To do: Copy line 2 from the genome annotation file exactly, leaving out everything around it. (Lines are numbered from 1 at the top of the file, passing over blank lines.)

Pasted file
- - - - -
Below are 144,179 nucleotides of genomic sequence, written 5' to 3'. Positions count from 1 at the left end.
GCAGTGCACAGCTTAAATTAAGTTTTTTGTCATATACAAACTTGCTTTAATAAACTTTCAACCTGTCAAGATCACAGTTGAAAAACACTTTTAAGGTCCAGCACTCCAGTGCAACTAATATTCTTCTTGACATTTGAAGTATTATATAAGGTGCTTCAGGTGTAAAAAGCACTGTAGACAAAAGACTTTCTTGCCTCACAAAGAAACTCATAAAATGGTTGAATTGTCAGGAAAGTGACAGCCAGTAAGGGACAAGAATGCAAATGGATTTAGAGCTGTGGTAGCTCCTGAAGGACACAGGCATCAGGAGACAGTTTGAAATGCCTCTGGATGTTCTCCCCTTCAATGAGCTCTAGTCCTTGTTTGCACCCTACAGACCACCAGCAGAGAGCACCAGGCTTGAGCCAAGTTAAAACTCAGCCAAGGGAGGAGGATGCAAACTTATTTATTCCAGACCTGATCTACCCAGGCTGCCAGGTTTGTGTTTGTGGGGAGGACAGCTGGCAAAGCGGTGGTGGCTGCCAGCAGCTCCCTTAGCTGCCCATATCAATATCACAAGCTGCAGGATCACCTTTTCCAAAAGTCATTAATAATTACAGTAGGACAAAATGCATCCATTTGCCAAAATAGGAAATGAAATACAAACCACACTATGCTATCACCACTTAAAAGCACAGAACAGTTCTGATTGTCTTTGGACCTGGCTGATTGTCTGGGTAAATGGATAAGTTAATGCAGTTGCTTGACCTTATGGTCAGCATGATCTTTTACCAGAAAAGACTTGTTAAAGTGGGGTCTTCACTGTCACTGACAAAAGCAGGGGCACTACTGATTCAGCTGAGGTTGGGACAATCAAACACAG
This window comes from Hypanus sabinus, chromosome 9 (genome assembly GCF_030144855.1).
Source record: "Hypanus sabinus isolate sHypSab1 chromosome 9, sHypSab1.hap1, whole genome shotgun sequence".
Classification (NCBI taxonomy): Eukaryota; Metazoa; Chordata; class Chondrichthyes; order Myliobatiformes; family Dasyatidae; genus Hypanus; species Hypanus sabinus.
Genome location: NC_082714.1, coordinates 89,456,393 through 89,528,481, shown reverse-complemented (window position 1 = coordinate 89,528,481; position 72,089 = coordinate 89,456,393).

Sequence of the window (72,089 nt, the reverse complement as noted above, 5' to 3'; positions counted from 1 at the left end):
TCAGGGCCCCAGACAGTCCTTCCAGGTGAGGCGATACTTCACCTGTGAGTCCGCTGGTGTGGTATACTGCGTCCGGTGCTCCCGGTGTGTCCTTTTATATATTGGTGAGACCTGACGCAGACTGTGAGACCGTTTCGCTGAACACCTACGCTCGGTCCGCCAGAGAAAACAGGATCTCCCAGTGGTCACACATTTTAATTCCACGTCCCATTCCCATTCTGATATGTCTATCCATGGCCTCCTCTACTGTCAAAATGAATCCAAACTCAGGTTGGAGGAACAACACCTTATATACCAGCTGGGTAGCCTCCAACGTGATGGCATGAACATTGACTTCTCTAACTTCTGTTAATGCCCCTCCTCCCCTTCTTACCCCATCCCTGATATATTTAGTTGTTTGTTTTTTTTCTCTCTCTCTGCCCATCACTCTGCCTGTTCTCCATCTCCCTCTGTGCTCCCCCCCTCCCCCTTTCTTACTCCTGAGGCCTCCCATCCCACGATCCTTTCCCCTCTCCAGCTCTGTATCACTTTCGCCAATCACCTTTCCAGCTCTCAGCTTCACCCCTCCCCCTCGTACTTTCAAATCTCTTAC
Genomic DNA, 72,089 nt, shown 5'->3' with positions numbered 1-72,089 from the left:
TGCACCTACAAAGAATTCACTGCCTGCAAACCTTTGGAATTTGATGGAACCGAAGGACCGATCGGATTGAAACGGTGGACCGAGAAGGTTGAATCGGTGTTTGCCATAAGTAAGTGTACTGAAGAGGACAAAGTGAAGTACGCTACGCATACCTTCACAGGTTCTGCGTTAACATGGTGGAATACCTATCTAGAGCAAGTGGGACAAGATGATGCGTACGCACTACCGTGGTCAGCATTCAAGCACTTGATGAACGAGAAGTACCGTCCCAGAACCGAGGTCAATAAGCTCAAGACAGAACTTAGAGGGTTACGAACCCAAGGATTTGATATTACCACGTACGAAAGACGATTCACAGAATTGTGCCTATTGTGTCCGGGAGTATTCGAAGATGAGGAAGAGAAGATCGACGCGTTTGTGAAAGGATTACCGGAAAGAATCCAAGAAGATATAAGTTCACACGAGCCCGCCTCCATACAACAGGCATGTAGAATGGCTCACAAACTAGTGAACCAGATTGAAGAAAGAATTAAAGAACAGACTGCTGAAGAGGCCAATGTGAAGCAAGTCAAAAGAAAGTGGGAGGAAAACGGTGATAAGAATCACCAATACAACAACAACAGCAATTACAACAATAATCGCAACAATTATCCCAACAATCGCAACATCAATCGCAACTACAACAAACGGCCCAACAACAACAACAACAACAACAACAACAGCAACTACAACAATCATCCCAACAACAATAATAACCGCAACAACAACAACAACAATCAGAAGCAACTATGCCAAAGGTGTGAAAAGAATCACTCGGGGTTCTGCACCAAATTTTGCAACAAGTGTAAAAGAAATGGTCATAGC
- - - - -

GCAGTGCACAGCTTAAATTAAGTTTTTTGTCATATACAAACTTGCTTTAATAAACTTTCAACCTGTCAAGATCACAGTTGAAAAACACTTTTAAGGTCCAGCACTCCAGTGCAACTAATATTCTTCTTGACATTTGAAGTATTATATAAGGTGCTTCAGGTGTAAAAAGCACTGTAGACAAAAGACTTTCTTGCCTCACAAAGAAACTCATAAAATGGTTGAATTGTCAGGAAAGTGACAGCCAGTAAGGGACAAGAATGCAAATGGATTTAGAGCTGTGGTAGCTCCTGAAGGACACAGGCATCAGGAGACAGTTTGAAATGCCTCTGGATGTTCTCCCCTTCAATGAGCTCTAGTCCTTGTTTGCACCCTACAGACCACCAGCAGAGAGCACCAGGCTTGAGCCAAGTTAAAACTCAGCCAAGGGAGGAGGATGCAAACTTATTTATTCCAGACCTGATCTACCCAGGCTGCCAGGTTTGTGTTTGTGGGGAGGACAGCTGGCAAAGCGGTGGTGGCTGCCAGCAGCTCCCTTAGCTGCCCATATCAATATCACAAGCTGCAGGATCACCTTTTCCAAAAGTCATTAATAATTACAGTAGGACAAAATGCATCCATTTGCCAAAATAGGAAATGAAATACAAACCACACTATGCTATCACCACTTAAAAGCACAGAACAGTTCTGATTGTCTTTGGACCTGGCTGATTGTCTGGGTAAATGGATAAGTTAATGCAGTTGCTTGACCTTATGGTCAGCATGATCTTTTACCAGAAAAGACTTGTTAAAGTGGGGTCTTCACTGTCACTGACAAAAGCAGGGGCACTACTGATTCAGCTGAGGTTGGGACAATCAAACACAG